When there were revelations during the Bush administration that the National Security Agency was conducting warrantless surveillance of phone calls and emails, Democrats generally opposed the NSA's practices on civil liberties grounds, while the Republicans was broadly supportive of it (although the libertarian contingent of the Republican Party had concerns about it). Less than a year ago, however, new revelations came out about NSA surveillance as a result of Edward Snowden's leaks, and this time the Right was deeply divided: establishment Republicans continued to support the surveillance practices of the NSA, whereas conservatives and the Tea Party wing of the Republican Party voiced concerns about whether the NSA was giving the government too much power.

Yet things seem to be different now; on Friday the Republican National Committee unanimously passed a “Resolution to Renounce the National Security Agency's Surveillance Program". So my question is, what led to establishment Republicans changing their opinion of NSA surveillance so dramatically, and when did this development occur?

Any help would be greatly appreciated.

Thank You in Advance.

  • -1 - the extent of what was opposed during Bush years isn't even remotely close to Snowden information. While the idea swap between the left and the right makes for highly ironic and amusing topic for a blog post, it's not a good basis for a serious SE question since it has an obvious answer (when: answered in the question. How: by reading polls. Why? Snowden info changed public opinion)
    – user4012
    Jan 27, 2014 at 3:32
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    @DVK I didn't say that the revelations were the same. My question wasn't about the shift between the reaction to the revelations during the Bush administration and the reaction to the Snowden revelations. It was about the shift in the reaction to the Snowden revelations from less than a year ago to now. Jan 27, 2014 at 3:36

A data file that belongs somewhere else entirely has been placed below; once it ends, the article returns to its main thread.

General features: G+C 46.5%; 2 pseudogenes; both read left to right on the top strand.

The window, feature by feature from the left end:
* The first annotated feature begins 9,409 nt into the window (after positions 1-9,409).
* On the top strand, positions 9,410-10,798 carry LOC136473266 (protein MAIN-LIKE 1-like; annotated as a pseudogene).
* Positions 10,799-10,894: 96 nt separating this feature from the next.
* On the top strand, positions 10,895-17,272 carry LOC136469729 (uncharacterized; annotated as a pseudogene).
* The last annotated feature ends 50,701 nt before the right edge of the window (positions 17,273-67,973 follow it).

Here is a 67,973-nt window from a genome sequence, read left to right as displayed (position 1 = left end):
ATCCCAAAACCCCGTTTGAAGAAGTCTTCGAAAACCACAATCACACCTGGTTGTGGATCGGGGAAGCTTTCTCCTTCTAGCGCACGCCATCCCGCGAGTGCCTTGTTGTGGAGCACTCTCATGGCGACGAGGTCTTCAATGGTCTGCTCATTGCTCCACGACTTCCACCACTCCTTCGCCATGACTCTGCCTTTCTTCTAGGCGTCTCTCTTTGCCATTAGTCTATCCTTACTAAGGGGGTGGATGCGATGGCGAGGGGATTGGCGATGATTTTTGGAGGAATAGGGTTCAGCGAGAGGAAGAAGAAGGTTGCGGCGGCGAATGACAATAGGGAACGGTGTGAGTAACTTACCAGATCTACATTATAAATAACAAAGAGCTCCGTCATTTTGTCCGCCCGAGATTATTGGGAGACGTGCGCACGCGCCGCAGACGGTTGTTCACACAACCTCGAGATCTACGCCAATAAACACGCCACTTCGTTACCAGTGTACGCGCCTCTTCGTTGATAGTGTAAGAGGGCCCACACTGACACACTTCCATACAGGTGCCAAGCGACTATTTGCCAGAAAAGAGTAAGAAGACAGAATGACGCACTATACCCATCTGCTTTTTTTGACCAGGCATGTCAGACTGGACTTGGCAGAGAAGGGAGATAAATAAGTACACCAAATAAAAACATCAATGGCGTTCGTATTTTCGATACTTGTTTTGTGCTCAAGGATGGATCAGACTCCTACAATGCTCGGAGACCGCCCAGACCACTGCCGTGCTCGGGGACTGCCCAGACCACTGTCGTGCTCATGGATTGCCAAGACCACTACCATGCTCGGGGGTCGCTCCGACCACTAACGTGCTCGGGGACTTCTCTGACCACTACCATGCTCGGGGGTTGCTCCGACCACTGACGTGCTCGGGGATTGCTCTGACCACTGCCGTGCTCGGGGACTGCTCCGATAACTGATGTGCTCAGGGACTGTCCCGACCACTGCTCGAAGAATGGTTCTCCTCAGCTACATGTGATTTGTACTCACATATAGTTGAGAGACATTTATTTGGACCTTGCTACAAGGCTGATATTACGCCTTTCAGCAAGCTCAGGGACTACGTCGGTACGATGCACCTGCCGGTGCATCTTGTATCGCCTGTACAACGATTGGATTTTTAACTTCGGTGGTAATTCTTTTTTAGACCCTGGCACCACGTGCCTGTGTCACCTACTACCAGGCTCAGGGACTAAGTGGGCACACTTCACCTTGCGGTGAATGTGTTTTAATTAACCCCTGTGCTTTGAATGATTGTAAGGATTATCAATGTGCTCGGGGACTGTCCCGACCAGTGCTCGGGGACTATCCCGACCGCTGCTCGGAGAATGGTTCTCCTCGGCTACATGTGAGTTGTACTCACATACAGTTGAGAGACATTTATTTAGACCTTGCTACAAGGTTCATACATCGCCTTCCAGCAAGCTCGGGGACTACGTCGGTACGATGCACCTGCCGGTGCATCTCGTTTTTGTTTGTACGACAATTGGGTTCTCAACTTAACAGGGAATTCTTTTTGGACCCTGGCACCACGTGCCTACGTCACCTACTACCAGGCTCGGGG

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    Your question starts out talking about Bush in the very first sentence. If that's irrelevant, then why did you take that political swipe?
    – user4012
    Jan 27, 2014 at 3:38
  • @DVK It wasn't intended as a political swipe. It was just intended as an explanation of why establishment Republicans were initially disagreeing with the conservative base on this issue. Jan 27, 2014 at 3:42
  • @KeshavSrinivasan - there were 2 distinct shifts. Conservative shift 1 year ago (or so) and Establishment shift now. They are completely independent of each other. If you're asking about the latter, anything before 1 year ago is irrelevant.
    – user4012
    Jan 27, 2014 at 3:46

1 Answer 1


To give an obvious answer: public polls (themselves affected by Snowden revelations) showed the establishment republicans that they better get onboard with the program.

As far as 1 year ago discrepancy, Tea Party wing simply front-ran the polls due to overall deep skepticism with giving ANY power to the federal government, after bailouts, IRS scandals, ATF gun-running fiascos etc... They didn't need the polls to tell them it was a bad idea that would be abused to hurt Obama's opponents at first opportunity.

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